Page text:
An Ohio man serving life in prison for aggravated murder was sentenced to 86 years more for a guard's stabbing last year and a 2017 stabbing that wounded four prisoners who were handcuffed to a table and unable to defend themselves, prosecutors said.
Greg Reinke, 39, changed his plea to guilty last week on charges including attempted murder for the attacks at the Southern Ohio Correctional Facility in Lucasville, the Scioto County prosecutor's office said.
A message seeking comment was left Tuesday for his lawyer.
In a statement, county Prosecutor Shane Tieman's office said what the stabbing victims experienced was life-changing and horrifying and that it is Tieman's hope the cases "shed light on issues that need to be addressed in our penal system to better protect the personnel and inmates in our institutions."
Reinke was sentenced to 54 years for using a homemade knife to repeatedly stab handcuffed prisoners after slipping his own handcuffs — a bloody attack recorded on video that was obtained by The Associated Press.
One of the injured inmates alleged it was a setup by guards. Reinke has said officers didn't arrange it but condoned it.
Tieman said he found no evidence of a setup. No guards involved in the incident were disciplined.
Reinke was sentenced to an additional 32 years behind bars for an attack about eight months later on a corrections officer. Prosecutors allege Reinke and inmate Casey Pigge stabbed the officer 32 times.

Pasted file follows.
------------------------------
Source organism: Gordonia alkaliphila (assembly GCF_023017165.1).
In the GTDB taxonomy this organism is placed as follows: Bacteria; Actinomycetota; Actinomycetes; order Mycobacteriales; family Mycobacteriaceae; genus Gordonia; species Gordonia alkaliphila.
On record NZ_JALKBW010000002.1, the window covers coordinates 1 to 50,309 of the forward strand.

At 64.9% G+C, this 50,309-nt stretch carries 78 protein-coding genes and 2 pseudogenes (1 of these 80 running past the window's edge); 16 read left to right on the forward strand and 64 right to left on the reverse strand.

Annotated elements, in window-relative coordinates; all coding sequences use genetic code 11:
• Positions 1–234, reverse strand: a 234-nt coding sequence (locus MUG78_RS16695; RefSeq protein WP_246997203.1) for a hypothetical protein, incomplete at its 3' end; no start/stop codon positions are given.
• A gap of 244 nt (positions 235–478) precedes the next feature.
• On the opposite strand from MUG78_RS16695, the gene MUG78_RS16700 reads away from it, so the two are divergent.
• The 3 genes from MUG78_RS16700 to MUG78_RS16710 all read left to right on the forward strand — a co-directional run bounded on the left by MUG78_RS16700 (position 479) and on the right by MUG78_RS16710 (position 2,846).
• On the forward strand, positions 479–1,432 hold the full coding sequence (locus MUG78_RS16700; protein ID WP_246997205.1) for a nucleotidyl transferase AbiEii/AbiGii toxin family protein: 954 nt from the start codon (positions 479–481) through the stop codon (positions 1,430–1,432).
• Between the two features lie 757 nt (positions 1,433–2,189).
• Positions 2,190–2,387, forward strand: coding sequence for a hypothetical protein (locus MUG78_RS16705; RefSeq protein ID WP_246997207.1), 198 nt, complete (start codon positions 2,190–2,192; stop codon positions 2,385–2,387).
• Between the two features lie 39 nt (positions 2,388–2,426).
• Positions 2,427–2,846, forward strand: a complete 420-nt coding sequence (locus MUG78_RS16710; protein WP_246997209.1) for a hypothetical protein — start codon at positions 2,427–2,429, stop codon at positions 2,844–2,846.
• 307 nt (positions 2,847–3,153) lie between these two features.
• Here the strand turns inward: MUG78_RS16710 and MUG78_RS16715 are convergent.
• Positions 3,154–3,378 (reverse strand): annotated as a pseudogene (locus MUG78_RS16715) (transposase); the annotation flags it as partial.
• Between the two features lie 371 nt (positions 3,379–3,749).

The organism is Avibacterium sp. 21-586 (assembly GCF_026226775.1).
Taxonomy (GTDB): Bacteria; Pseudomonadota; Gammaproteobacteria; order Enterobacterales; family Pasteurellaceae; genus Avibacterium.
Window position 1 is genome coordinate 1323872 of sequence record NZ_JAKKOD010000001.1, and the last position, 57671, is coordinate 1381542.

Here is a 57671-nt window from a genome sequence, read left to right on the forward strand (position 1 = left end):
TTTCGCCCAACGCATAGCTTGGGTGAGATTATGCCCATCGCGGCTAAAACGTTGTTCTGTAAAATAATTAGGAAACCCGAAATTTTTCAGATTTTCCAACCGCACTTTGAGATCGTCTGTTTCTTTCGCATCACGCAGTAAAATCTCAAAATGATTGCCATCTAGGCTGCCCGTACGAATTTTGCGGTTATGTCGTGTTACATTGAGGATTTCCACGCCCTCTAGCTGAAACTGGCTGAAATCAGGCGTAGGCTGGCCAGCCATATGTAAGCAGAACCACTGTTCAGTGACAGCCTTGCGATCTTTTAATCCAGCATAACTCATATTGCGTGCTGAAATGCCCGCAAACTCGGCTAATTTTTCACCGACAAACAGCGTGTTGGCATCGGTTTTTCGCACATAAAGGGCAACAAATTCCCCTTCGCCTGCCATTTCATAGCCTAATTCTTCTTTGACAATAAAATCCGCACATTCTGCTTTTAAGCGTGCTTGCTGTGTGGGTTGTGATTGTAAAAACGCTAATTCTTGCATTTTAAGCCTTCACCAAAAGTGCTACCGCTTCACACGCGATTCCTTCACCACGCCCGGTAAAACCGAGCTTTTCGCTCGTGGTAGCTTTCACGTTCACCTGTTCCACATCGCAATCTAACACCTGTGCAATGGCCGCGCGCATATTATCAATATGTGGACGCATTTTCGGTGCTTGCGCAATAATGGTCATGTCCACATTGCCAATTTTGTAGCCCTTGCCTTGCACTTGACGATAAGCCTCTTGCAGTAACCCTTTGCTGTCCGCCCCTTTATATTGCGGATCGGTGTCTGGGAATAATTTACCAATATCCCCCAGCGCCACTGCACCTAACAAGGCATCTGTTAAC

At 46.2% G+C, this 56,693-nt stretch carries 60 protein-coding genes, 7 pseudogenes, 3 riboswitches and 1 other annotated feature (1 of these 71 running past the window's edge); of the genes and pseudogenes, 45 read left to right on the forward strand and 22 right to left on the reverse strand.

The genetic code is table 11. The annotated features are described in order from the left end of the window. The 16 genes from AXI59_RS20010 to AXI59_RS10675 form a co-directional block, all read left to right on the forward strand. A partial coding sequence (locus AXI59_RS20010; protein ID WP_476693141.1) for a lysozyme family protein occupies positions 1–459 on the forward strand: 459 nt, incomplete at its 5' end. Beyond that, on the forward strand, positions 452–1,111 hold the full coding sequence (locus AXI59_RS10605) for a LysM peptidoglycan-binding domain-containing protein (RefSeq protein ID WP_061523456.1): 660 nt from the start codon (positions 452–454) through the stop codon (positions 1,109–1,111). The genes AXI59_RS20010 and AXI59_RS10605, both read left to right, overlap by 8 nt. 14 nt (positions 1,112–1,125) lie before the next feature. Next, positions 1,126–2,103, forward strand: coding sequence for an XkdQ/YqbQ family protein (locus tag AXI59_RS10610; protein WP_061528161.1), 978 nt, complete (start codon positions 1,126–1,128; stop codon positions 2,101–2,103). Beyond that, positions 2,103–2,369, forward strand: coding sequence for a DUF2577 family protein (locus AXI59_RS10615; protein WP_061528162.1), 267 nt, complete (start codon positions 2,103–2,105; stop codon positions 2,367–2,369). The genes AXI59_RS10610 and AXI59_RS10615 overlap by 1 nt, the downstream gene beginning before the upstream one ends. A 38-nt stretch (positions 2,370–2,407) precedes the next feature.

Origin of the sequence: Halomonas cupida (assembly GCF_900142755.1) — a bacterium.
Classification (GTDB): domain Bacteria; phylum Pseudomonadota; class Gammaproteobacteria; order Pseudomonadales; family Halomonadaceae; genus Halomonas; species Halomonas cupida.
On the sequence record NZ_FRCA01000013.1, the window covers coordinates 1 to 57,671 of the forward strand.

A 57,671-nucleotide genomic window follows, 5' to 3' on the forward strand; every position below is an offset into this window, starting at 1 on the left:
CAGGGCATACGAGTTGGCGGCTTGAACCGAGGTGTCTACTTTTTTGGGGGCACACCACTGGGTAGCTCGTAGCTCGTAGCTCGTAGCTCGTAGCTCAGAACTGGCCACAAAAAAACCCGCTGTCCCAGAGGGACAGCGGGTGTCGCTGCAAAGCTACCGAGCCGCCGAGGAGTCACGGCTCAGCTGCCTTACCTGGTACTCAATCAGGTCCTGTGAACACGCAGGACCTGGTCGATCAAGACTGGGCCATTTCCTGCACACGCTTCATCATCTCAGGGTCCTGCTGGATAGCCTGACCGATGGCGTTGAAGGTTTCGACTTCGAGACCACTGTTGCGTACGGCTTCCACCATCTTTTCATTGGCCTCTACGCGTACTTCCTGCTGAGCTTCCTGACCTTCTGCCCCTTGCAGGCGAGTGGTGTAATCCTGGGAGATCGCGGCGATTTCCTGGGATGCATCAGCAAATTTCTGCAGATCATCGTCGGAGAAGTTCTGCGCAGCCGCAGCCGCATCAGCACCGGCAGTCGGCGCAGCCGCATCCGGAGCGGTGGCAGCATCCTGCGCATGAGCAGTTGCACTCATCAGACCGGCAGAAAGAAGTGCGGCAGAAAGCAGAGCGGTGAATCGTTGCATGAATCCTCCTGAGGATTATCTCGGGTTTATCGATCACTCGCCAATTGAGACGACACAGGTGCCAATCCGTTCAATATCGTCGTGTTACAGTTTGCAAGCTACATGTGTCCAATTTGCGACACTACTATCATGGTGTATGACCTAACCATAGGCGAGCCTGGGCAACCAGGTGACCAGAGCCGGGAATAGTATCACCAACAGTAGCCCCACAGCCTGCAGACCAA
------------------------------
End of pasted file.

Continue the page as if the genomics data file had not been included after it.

Pigge pleaded not guilty, and his case is pending. Pigge previously was convicted of three separate killings, including strangling a fellow inmate on a medical transport bus.
Reinke was serving a life sentence for aggravated murder for a 2004 shooting in Cleveland.
Both inmates have since been moved to the Ohio State Penitentiary, the supermax prison in Youngstown.
In a phone call from the prison in January, Reinke told the AP that guards there beat him. He also alleged that prison staff mistreated him and Pigge.
Prisons spokeswoman JoEllen Smith has said there was no evidence of that. She said because of the "serious, violent" allegations against the two inmates, prisons staff were using extra security protocols with them, including searching their cells daily for weapons or contraband.